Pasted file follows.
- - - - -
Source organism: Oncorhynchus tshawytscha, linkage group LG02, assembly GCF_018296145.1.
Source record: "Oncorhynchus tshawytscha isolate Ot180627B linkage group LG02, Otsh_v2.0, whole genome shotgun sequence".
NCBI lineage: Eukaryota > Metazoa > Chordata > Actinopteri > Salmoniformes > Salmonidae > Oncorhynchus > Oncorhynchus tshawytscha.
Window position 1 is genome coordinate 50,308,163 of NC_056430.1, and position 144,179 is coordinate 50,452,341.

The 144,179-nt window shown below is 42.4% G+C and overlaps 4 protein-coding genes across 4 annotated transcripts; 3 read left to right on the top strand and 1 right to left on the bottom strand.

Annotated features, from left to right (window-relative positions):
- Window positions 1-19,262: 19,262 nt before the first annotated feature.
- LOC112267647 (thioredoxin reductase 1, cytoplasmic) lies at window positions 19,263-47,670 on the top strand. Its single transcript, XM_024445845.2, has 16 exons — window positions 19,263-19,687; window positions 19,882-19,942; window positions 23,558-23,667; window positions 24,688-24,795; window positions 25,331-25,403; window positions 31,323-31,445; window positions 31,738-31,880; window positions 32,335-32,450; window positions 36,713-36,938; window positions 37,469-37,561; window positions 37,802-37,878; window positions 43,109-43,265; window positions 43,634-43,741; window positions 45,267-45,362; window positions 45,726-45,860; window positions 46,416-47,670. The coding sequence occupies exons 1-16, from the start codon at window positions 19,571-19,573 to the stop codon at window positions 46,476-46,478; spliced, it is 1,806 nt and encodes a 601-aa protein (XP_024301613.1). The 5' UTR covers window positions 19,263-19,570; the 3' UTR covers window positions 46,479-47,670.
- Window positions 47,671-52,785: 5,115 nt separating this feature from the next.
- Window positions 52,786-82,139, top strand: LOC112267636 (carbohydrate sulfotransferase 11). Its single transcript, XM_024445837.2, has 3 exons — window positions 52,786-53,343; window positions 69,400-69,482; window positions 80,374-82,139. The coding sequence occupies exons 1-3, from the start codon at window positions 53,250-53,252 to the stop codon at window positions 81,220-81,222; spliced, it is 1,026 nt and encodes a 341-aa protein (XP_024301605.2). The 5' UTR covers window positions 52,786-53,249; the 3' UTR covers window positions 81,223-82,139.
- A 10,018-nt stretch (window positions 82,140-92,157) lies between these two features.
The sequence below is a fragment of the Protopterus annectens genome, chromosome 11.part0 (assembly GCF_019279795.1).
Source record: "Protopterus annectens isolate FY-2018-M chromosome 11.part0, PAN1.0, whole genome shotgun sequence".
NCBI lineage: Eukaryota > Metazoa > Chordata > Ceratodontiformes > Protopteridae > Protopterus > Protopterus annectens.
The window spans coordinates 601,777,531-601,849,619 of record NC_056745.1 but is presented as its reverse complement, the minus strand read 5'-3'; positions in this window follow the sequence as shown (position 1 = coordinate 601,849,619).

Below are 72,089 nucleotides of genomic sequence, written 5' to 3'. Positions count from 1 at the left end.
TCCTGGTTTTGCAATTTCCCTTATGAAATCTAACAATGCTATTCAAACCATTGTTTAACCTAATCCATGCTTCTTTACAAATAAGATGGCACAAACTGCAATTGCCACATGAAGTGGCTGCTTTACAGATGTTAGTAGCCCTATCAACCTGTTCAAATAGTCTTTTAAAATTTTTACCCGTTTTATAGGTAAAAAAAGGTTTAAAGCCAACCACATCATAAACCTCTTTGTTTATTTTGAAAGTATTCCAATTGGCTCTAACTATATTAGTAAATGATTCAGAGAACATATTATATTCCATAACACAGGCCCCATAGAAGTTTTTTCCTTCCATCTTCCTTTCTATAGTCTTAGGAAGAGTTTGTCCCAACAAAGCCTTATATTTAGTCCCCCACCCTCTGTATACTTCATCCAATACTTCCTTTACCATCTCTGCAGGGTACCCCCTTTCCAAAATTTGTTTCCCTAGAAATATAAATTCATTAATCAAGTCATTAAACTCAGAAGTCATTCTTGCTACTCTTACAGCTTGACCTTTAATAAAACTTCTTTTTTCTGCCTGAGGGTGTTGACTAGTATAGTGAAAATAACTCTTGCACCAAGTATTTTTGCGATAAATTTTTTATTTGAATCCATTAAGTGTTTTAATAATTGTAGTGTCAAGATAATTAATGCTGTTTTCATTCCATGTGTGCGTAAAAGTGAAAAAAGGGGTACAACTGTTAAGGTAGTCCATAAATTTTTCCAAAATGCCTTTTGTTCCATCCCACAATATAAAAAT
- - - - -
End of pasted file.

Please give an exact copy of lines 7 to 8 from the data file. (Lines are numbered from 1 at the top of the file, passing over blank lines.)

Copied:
- Window positions 1-19,262: 19,262 nt before the first annotated feature.
- LOC112267647 (thioredoxin reductase 1, cytoplasmic) lies at window positions 19,263-47,670 on the top strand. Its single transcript, XM_024445845.2, has 16 exons — window positions 19,263-19,687; window positions 19,882-19,942; window positions 23,558-23,667; window positions 24,688-24,795; window positions 25,331-25,403; window positions 31,323-31,445; window positions 31,738-31,880; window positions 32,335-32,450; window positions 36,713-36,938; window positions 37,469-37,561; window positions 37,802-37,878; window positions 43,109-43,265; window positions 43,634-43,741; window positions 45,267-45,362; window positions 45,726-45,860; window positions 46,416-47,670. The coding sequence occupies exons 1-16, from the start codon at window positions 19,571-19,573 to the stop codon at window positions 46,476-46,478; spliced, it is 1,806 nt and encodes a 601-aa protein (XP_024301613.1). The 5' UTR covers window positions 19,263-19,570; the 3' UTR covers window positions 46,479-47,670.